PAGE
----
PARK WARDENS on the tiny Galapagos islands have won an environmental victory after two weeks of strikes.
The government of Ecuador, which governs the Galapagos, appointed Fausto Cepeda as the new director of the national park which covers most of the 15-island archipelago.
The 300 park wardens feared that Cepeda was appointed for political reasons by president Lucio Gutierrez, who is manoeuvring to hold onto his majority in parliament.
Both Gutierrez and Cepeda are in favour of weakening restrictions on commercial fishing around the islands.
Park wardens responded to the appointment by occupying research stations around the park and picketing.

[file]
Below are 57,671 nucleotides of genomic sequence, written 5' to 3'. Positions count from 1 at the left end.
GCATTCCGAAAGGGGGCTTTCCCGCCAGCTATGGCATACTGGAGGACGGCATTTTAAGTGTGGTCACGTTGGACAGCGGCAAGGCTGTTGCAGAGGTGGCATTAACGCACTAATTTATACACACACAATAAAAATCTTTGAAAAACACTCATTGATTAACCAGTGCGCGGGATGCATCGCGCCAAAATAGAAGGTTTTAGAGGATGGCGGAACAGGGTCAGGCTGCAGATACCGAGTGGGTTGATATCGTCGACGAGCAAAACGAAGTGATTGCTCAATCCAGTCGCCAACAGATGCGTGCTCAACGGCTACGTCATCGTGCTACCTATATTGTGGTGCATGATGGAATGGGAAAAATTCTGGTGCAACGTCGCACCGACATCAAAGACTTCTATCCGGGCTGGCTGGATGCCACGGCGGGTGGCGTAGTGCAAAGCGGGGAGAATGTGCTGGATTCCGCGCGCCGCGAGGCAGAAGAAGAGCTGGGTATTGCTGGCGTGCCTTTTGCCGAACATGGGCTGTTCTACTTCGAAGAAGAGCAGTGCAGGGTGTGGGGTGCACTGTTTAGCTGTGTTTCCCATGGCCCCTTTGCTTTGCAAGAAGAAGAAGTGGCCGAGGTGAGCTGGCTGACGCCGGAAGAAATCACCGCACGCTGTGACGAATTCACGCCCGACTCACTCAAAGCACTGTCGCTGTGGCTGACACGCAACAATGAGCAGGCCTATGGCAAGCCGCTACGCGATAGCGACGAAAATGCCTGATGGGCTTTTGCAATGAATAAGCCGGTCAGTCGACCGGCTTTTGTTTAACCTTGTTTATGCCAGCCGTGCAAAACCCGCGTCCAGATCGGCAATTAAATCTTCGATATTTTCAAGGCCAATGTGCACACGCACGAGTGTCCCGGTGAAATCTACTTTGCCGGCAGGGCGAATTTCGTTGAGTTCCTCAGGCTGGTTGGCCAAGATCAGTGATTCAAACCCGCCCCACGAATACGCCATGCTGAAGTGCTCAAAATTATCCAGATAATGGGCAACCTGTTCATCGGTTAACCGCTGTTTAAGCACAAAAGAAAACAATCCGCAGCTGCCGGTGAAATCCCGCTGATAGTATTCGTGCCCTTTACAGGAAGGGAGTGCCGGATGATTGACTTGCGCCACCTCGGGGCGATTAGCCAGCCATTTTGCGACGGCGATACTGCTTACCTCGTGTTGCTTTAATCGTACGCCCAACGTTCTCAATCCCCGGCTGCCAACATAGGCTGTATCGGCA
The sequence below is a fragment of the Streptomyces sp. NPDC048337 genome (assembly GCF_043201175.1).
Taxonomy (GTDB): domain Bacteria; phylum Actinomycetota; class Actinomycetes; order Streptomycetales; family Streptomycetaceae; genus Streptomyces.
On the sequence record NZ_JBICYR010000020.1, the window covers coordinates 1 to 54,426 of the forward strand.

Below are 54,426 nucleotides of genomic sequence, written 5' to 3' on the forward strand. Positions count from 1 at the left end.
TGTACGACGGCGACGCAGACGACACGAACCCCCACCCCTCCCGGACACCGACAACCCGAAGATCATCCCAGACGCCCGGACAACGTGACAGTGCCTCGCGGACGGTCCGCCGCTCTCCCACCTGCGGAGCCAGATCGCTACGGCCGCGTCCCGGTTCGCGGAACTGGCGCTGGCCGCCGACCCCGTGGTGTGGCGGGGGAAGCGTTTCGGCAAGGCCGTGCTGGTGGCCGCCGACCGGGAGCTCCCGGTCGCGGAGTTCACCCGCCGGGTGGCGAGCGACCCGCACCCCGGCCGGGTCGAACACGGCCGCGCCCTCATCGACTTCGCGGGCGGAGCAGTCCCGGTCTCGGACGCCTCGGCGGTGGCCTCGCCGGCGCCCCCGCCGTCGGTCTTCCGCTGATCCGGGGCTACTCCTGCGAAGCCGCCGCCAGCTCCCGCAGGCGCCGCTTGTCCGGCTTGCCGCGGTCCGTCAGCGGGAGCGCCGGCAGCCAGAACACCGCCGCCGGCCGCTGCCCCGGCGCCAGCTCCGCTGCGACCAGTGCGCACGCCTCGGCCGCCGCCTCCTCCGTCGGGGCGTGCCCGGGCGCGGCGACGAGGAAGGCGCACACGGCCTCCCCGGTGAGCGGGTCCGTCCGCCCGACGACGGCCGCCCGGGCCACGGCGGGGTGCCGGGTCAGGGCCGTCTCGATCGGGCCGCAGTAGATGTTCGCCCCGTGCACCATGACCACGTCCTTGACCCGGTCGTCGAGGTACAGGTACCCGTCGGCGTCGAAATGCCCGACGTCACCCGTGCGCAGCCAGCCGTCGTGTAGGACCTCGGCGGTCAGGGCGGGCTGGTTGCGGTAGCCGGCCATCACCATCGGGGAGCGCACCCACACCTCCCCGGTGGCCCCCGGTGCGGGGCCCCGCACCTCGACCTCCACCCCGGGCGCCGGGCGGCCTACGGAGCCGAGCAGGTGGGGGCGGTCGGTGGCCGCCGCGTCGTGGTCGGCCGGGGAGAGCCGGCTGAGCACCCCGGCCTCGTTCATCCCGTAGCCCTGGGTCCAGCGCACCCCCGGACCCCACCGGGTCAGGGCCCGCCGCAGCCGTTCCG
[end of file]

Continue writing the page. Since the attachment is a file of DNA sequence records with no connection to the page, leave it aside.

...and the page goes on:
They stood firm as fishermen from the Ecuadorian mainland attacked them with stones, saws and cutlasses.
Police eventually took control over the park and installed Cepeda in the director’s office.
But after 17 days of strikes the park wardens forced the government to remove Cepeda from office.
Their victory will help preserve one of the world’s unique ecosystems, including giant sea turtles.
Wildlife on the archipelago, which is located in the Pacific Ocean, 600 miles west of the mainland, has evolved largely in isolation from the rest of the world. Studying the Galapagos islands helped to inspire Charles Darwin’s theory of natural selection.